One also gets the impression inertron is still pretty hard to come by. You might want to conserve it. The outlaws don't seem to be familiar with it. In fact Pete would rather stick with his 'hoss.' the outlaws have all adapted old west dress. This makes sense as they are living in the south western deserts and mountains without many modern conveniences. The clothes of the Old West are very practical for living and working in such lands. Many do tote rocket pistols and they may have bits and pieces of other technologies handy, scrounged or robbed from Org men.

Kane is using an open cockpit biplane for his hijinks now. Possibly the previous plane was too slow to catch up to Wilma's plane. This plane mounts what looks like a machine gun and Kane is pretty intent on killing the lovers this time.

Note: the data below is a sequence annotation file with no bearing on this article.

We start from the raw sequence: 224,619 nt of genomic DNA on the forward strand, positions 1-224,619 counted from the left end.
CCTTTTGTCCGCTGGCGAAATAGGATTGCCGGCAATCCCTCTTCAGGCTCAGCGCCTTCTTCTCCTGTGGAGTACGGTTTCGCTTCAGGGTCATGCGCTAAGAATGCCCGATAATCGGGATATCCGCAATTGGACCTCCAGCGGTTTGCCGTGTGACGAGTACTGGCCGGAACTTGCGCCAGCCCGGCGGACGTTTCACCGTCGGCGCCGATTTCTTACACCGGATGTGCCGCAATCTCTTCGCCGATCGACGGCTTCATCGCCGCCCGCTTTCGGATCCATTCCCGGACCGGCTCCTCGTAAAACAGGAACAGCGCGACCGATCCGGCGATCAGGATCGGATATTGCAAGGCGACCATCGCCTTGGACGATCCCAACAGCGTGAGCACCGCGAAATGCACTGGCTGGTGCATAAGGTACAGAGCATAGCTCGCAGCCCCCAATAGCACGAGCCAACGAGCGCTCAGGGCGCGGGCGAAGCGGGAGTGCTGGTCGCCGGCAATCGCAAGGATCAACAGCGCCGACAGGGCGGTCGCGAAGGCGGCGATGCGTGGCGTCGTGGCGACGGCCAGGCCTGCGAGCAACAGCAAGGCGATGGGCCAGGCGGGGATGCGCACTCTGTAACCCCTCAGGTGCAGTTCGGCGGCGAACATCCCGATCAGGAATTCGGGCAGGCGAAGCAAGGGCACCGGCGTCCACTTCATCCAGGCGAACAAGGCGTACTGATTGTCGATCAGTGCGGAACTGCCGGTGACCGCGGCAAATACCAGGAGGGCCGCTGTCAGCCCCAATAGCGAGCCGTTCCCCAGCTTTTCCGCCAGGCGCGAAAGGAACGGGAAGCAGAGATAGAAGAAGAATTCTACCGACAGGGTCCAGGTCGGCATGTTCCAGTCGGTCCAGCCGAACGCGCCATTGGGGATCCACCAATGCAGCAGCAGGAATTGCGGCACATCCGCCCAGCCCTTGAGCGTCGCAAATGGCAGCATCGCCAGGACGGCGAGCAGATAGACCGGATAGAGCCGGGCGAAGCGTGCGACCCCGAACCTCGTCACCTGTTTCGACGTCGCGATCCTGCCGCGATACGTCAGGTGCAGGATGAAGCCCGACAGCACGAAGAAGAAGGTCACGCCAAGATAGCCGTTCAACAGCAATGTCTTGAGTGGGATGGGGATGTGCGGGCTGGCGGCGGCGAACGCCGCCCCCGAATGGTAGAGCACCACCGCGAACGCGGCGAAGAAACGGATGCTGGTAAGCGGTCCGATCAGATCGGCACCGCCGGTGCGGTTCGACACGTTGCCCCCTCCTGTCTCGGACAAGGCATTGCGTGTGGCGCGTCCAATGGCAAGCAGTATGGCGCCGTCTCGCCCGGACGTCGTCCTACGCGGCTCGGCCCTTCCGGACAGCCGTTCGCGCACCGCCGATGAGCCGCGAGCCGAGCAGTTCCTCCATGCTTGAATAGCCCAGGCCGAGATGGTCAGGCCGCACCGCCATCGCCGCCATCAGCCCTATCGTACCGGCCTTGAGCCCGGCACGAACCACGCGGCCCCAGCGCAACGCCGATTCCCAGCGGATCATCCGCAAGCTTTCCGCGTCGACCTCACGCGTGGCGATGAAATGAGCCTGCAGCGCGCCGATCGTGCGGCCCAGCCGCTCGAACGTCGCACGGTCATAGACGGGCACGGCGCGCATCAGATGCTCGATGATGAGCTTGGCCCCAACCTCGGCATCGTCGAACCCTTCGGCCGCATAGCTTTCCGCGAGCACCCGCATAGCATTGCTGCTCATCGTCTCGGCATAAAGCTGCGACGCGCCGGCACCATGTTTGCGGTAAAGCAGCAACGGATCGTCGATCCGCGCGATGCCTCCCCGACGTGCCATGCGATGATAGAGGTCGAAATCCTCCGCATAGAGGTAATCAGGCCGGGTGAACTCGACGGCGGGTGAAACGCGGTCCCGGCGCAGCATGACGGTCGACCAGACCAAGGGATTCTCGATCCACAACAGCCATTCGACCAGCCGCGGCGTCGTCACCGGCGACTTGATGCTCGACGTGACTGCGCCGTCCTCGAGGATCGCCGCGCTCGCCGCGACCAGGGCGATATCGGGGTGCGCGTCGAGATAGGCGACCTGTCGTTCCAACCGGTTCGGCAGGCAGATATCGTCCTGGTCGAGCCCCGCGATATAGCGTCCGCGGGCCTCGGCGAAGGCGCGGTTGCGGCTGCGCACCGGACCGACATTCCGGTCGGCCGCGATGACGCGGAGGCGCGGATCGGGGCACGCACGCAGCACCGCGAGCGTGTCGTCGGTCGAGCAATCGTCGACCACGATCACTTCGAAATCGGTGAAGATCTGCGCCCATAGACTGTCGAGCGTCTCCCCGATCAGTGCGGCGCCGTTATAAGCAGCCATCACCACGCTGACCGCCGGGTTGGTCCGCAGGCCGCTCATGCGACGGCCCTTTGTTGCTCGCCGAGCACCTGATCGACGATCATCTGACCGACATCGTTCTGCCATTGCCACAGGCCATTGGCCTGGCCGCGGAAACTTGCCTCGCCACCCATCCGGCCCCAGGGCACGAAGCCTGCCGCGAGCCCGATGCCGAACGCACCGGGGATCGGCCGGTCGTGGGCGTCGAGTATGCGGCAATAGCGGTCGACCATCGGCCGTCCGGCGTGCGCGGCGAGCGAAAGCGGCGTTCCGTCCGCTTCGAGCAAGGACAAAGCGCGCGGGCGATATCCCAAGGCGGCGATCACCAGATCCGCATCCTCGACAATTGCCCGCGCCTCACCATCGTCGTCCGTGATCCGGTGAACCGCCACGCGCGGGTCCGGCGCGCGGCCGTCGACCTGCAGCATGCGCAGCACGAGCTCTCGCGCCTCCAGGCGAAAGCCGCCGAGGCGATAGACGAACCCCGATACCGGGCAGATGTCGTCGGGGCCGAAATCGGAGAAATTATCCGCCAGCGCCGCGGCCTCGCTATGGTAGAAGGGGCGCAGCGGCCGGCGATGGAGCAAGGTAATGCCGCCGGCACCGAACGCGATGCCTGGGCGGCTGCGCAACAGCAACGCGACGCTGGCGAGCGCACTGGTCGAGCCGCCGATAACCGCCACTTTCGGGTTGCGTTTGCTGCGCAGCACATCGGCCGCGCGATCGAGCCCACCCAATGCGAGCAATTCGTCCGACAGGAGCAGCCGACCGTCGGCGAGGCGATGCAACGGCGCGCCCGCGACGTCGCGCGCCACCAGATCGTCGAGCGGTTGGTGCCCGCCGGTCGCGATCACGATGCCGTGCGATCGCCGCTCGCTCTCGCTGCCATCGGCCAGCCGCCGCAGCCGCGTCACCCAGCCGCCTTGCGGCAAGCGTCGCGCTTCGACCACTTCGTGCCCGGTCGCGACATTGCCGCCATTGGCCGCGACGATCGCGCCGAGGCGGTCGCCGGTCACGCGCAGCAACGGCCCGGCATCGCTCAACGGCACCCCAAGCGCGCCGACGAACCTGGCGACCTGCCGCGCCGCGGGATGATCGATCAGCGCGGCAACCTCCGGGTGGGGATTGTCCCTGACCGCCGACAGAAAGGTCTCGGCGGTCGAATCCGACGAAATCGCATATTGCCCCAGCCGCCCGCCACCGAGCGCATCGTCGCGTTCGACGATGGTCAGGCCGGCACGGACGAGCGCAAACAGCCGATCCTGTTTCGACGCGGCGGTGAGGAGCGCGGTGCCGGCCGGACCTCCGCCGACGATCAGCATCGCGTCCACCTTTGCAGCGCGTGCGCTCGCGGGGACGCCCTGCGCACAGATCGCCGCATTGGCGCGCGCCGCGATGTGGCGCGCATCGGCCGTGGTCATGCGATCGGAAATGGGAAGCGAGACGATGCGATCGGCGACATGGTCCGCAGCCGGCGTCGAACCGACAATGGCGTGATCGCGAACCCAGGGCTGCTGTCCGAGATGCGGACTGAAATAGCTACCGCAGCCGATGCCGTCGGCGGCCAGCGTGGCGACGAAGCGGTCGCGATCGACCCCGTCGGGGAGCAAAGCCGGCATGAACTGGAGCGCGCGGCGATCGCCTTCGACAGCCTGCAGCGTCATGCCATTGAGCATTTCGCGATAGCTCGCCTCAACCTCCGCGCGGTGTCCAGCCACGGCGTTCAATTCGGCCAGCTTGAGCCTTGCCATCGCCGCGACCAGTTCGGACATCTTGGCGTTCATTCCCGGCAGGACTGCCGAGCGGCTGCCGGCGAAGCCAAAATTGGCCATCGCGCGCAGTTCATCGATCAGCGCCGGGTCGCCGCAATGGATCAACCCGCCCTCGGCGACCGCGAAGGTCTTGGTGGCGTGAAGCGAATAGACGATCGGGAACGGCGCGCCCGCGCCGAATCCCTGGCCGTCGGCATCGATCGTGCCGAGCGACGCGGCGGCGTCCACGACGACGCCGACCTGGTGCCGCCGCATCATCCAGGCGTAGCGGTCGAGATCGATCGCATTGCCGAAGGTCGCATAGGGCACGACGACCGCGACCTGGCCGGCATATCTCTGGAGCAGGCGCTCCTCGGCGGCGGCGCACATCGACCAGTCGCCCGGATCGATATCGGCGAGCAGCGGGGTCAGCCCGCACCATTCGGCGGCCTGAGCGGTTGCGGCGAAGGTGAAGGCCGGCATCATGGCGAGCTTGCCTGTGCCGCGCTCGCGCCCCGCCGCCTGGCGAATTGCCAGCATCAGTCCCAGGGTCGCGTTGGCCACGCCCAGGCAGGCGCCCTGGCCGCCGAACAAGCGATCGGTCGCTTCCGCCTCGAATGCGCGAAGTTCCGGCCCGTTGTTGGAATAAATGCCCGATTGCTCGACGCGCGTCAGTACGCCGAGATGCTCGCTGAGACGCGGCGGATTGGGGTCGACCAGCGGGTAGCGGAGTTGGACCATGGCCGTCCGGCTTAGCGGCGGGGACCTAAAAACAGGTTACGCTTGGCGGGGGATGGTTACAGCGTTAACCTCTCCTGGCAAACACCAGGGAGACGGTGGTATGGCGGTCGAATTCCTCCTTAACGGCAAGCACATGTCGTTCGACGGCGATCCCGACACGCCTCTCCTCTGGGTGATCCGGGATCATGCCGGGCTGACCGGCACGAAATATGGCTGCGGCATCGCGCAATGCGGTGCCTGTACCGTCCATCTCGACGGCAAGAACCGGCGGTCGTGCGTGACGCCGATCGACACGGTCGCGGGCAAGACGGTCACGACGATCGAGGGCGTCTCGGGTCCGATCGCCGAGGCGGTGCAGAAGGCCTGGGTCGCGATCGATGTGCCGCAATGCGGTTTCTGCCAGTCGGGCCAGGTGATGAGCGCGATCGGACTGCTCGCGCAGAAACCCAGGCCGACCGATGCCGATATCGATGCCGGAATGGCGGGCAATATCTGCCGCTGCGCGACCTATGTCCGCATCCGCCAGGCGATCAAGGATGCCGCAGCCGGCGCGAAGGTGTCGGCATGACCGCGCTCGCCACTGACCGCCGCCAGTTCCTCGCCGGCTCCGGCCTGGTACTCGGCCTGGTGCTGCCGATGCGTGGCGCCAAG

If the planes were built along the lines of a Jenny (JN-4) then they had a cruising speed of ~60 mph/100 kph and a top speed of 75 mph/120 kph with a minimum speed or 45 mph/72 kph. A JN-4 had an operating range of 140 miles/225 km. The planes here don't seem all that dissimilar from the planes rogers flew in the Army Air Corps so I'm going out on a limb by saying their chief improvements were in durability and range. After all, Wilma seems to fly hers direct from Pennsylvania to the Navajo Nation, a trip of ~1900 -2000 miles. Even if she refueled at Columbus (which is the only Org between the Allegheny Org and Navajo Org mentioned, she still has to make a trip of about 400 miles/650 km before fueling and 1600 miles/2600 km afterwards. My claim of durability is based on that poor deceased pilot who's plane survived a hard landing with no damage.